Though a journalist himself, he held no assumption of news and truth being synonymous. For him the “function of news is to signalize an event, the function of truth is to bring to light the hidden facts, to set them in relation with each other, and make a picture of reality on which men can act.” A journalist’s version of the truth is subjective and limited to how he constructs his reality. The news, therefore, is “imperfectly recorded” and too fragile to bear the charge as “an organ of direct democracy.”
To his mind, democratic ideals had deteriorated, voters were largely ignorant about issues and policies, they lacked the competence to participate in public life and cared little for participating in the political process. In Public Opinion (1922), Lippmann noted that the stability the government achieved during the patronage era of the 1800s was threatened by modern realities. He wrote that a “governing class” must rise to face the new challenges. He saw the public as Plato did: a great beast or a bewildered herd – floundering in the “chaos of local opinions."
The basic problem of democracy, he wrote, was the accuracy of news and protection of sources. He argued that distorted information was inherent in the human mind. People make up their minds before they define the facts, while the ideal would be to gather and analyze the facts before reaching conclusions. By seeing first, he argued, it is possible to sanitize polluted information. Lippmann argued that seeing through stereotypes (which he coined in this specific meaning) subjected us to partial truths. Lippmann called the notion of a public competent to direct public affairs a "false ideal." He compared the political savvy of an average man to a theater-goer walking into a play in the middle of the third act and leaving before the last curtain.
Early on Lippmann said the herd of citizens must be governed by “a specialized class whose interests reach beyond the locality." This class is composed of experts, specialists and bureaucrats. The experts, who often are referred to as "elites," were to be a machinery of knowledge that circumvents the primary defect of democracy, the impossible ideal of the "omnicompetent citizen". Later, in The Phantom Public (1925), he recognized that the class of experts were also, in most respects, outsiders to any particular problem, and hence, not capable of effective action. Philosopher John Dewey (1859–1952) agreed with Lippmann's assertions that the modern world was becoming too complex for every citizen to grasp all its aspects, but Dewey, unlike Lippmann, believed that the public (a composite of many “publics” within society) could form a “Great Community” that could become educated about issues, come to judgments and arrive at solutions to societal problems.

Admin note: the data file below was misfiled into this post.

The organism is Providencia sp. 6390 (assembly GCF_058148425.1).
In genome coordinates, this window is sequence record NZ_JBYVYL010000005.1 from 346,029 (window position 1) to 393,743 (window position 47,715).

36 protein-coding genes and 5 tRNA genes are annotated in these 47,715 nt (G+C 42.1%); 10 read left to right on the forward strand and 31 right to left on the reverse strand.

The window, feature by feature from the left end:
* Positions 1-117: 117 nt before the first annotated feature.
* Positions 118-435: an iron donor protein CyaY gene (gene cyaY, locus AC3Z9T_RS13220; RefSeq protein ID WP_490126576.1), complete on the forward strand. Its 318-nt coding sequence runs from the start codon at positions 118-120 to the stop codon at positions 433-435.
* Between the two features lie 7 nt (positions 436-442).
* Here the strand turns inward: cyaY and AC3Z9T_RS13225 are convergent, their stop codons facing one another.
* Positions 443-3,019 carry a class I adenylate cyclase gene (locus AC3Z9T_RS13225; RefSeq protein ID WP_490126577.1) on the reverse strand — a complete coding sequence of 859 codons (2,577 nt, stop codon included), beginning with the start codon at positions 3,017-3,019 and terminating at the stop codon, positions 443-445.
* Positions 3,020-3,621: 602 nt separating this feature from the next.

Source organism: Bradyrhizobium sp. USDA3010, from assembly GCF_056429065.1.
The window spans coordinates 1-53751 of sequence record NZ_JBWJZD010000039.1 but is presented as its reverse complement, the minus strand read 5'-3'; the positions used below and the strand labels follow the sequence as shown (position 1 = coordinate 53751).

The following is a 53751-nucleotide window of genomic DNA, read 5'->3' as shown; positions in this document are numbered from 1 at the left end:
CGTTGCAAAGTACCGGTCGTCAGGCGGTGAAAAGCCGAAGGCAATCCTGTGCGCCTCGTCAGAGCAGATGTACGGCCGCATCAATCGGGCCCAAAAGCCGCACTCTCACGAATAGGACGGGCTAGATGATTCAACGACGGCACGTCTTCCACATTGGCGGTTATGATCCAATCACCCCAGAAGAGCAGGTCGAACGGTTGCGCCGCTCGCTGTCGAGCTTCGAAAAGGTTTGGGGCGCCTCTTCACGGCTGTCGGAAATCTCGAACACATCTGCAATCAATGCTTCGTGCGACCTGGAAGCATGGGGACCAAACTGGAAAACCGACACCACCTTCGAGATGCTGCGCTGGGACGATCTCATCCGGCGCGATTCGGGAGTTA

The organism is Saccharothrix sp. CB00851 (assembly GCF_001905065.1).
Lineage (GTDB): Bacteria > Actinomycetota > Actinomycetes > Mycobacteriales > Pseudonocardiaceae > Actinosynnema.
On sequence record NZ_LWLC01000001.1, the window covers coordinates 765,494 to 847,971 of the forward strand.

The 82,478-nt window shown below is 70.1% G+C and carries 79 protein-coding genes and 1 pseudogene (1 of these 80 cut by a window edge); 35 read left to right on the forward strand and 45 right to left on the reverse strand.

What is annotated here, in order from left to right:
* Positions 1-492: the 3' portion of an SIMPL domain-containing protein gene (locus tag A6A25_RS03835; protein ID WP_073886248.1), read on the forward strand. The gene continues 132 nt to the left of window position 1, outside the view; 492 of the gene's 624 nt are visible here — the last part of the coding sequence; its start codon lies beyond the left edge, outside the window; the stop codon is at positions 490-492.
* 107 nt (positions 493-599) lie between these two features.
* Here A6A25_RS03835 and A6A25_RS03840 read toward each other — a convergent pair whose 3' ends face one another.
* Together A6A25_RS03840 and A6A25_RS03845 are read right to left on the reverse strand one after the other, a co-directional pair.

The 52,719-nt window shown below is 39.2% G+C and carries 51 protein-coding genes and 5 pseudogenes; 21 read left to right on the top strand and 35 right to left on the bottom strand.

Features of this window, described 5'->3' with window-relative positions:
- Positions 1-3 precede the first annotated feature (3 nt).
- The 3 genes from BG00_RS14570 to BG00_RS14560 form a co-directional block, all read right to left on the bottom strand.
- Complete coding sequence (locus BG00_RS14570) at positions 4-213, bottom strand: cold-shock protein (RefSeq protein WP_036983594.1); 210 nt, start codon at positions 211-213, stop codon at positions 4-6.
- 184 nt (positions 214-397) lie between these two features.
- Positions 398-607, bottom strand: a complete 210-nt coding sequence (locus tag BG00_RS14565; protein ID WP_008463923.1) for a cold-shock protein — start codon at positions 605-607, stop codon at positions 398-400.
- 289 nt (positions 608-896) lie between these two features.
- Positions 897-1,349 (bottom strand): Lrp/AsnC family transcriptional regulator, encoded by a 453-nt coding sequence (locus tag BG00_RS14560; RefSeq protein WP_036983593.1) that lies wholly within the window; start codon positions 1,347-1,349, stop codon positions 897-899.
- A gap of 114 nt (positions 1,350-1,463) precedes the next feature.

Following the removal from office of Henry A. Wallace in September 1946, Lippmann became the leading public advocate of the need to respect a Soviet sphere of influence in Europe, as opposed to the containment strategy being advocated at the time by people like George F. Kennan.
Lippmann was an informal adviser to several presidents. He had a rather famous feud with Lyndon Johnson over his handling of the Vietnam War, of which Lippmann had become highly critical.
On September 14, 1964, President Johnson presented Lippmann with the Presidential Medal of Freedom.
A meeting of intellectuals organized in Paris in August 1938 by French philosopher Louis Rougier, Colloque Walter Lippmann was named after Walter Lippmann. Walter Lippmann House at Harvard University, which houses the Nieman Foundation for Journalism, is named after him too. Noam Chomsky and Edward S. Herman used one of Lippmann's catch phrases—the "Manufacture of Consent"-- for the title of their book, Manufacturing Consent, which contains sections critical of Lippmann's views about the media.
 DeathLippmann died on December 14, 1974, at age 85 in New York, New York.
He has been honored by the United States Postal Service with a 6¢ Great Americans series postage stamp.